I had a really good meeting with Dr. “Bob” Malito this morning. He is full of awesome. 🙂 As much as I would like to, this isn’t a “We are not worthy” Excellent-Adventure-esque blog.
My first question for Dr. Malito was “What are the top issues facing Unit 4 and the BOE right now?” I quickly added “And my second question is, ‘Why doesn’t the community in general know what these issues are?'” He agreed that the community is not really cognizant of these issues, which in turn is one of the issues. But he gave me a list of five things (using five fingers):
- Curriculum (and the need to be more “rigorous”)
He stated that he addressed these issues to the BOE at a 5-hour “retreat” (isn’t that where you run away?). He has a good 40-page presentation he provided to the BOE. The summary of the overview of the 10,000ft view of that presentation is actually posted on the BoardDocs:
[note: I asked how the community can see his presentation, but he deflected]
You will note that discussion topics do not match 100% with the list I provided above. I am not exactly sure why. But Dr. Malito did spend a good amount of time speaking to the first issue (Curriculum)…
Apparently, Bob really likes statistical analysis. He gets some kind of drug-like kick out of looking at numbers and crunching them into meaning. He researched the progress of ISAT scores and the academic performance of 3-8th graders. Over the past 5 years, those scores have steadily gone up. No surprise there, as NCLB has taken affect. However, the big surprise came after that. Over the same time period, ACT scores (ie, highschoolers) have steadily gone down. Not at the same rate, mind you, but still. Dr. Malito is extremely concerned about this relationship. His conclusion is that the primary schools are not preparing our students for secondary education. In fact, he took a careful look at the distribution of those grades. In one case, we have 90 students who are doing an absolutely amazing job and scoring quite high. But in the same case, we have 180 students who are scoring 13-17 on the ACT. Dr. Malito spoke with the President of Parkland and for these lower-performing students, they would have to take 3 remedial classes just to get into the Freshmen level courses! This is bad. Bob really wants to see Unit 4 alter the curriculum to address this significant disparity. One way is to buckle down on the “core” concepts needed to thrive. He cited some kind of National Core Standard which I did not write down nor do I accurately recall – perhaps some of you know what that refers to.
We talked briefly about Facilities and Finances. Obviously, Finances are doing extremely well (thanks Gene!!). We are moving forward with the Facilities plan, and a lot of work needs to be done to figure out how to address the needs of the Middle Schools and the High Schools. In terms of Technology, Dr. Malito concentrated on wireless and providing some kind of computing device to students. This echoes a trend I have heard elsewhere. In fact, when I mentioned UC2B, Bob mentioned that he had already been in siginificant talks with Champaign Telephone Company and apparently Unit 4 is donating a whopping $622,557, the largest of any single contributor (http://uc2b.net/partners/). That is quite an interesting investment.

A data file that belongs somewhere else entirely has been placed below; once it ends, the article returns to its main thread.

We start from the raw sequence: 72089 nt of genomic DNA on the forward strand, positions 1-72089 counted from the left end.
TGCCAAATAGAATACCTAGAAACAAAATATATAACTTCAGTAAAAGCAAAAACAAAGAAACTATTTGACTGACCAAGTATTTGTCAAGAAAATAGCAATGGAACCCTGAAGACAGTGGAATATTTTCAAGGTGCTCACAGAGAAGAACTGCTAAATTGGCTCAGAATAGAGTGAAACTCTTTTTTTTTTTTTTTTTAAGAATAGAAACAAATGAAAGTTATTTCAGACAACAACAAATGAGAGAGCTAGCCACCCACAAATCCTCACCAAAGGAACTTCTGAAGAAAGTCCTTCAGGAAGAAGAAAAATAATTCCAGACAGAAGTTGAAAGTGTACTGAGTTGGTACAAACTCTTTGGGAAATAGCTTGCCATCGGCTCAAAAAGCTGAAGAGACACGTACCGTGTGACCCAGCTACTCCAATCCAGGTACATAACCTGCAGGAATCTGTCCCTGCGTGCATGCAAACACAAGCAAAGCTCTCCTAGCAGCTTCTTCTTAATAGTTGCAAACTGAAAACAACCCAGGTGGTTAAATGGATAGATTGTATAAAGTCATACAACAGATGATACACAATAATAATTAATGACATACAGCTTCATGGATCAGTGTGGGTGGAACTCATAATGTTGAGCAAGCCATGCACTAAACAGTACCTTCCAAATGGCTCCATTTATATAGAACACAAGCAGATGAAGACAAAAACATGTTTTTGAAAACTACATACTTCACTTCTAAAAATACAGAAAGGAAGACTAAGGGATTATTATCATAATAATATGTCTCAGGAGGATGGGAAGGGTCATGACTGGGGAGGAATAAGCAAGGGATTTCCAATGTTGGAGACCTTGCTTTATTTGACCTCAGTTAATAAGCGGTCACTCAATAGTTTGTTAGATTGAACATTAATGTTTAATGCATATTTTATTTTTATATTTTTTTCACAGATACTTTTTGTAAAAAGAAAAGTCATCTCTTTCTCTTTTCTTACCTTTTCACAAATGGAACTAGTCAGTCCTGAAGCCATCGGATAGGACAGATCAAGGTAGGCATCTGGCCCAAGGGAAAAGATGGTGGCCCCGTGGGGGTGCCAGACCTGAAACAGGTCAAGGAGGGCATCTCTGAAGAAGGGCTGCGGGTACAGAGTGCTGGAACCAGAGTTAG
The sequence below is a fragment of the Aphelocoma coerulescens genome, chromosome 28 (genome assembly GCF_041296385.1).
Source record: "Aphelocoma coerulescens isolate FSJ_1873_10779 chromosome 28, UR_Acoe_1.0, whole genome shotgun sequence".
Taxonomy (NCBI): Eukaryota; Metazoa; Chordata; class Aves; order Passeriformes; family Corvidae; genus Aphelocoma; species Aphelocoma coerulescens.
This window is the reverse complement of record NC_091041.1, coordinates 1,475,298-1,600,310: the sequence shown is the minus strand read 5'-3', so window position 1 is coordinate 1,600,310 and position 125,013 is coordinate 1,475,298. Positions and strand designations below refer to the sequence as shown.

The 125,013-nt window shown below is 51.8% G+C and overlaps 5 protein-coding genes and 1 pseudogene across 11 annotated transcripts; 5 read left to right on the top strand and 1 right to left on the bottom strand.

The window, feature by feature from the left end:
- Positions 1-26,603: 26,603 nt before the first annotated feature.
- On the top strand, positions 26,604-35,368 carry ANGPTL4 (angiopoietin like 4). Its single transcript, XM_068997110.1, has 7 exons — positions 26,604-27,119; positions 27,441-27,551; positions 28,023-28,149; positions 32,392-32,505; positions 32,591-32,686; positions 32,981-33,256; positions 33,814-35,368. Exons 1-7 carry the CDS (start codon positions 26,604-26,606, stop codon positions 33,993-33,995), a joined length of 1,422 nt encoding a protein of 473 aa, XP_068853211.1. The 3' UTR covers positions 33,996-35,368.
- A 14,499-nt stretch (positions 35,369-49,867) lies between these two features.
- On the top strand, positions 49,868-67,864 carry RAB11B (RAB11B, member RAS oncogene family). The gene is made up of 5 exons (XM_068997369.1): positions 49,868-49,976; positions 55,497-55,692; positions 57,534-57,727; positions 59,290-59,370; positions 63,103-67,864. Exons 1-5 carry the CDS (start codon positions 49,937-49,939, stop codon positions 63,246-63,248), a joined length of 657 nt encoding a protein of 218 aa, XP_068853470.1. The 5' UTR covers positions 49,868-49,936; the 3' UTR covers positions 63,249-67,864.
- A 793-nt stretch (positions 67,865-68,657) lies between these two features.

And finally “Community”. From what Dr. Malito tells me, he didn’t mince words with the BOE. He called them out and reiterated that the community has a “fear” and lack of trust in the School District. Both he and I agree that, like so many other things in Unit 4, even this issue is in flux – the BOE is changing, and so is the perception of the BOE and the Administration. Slowly, but surely. He stated that the BOE has “accepted the current reality”, which I take as a good sign. I know its tough; you get an Administration (Superintendent and supporting staff) and a Board with new faces every 4 years or so, and these entities have set the mood over the past couple decades. It is not necessarily the fault of any one person per se, or the fault of the current Board. Sure, they are not perfect (who is?), but I do see evidence that the current Board, headed up by Sue Grey, is taking on the mantle of responsibility in this case. I just happen to be impatient. 🙂 And I want to see faster movement.
Underlying all our points of discussion, Dr. Malito and I both agree that choosing our next Superintendent is going to be crucial to the future direction of our School District. We can go the conservative route, to “do things the ways we have always done them”. Or we can go the other direction; to dive headlong into the challenges before us, to acknowledge the discomfort of change and tackle it with eyes set on the long-term benefits. Which means we need to clearly spell out what those benefits are, connect the dots between here and there, and get the community on the same page. That is a tall order for a new Super. And this is what I challenge the BOE to find.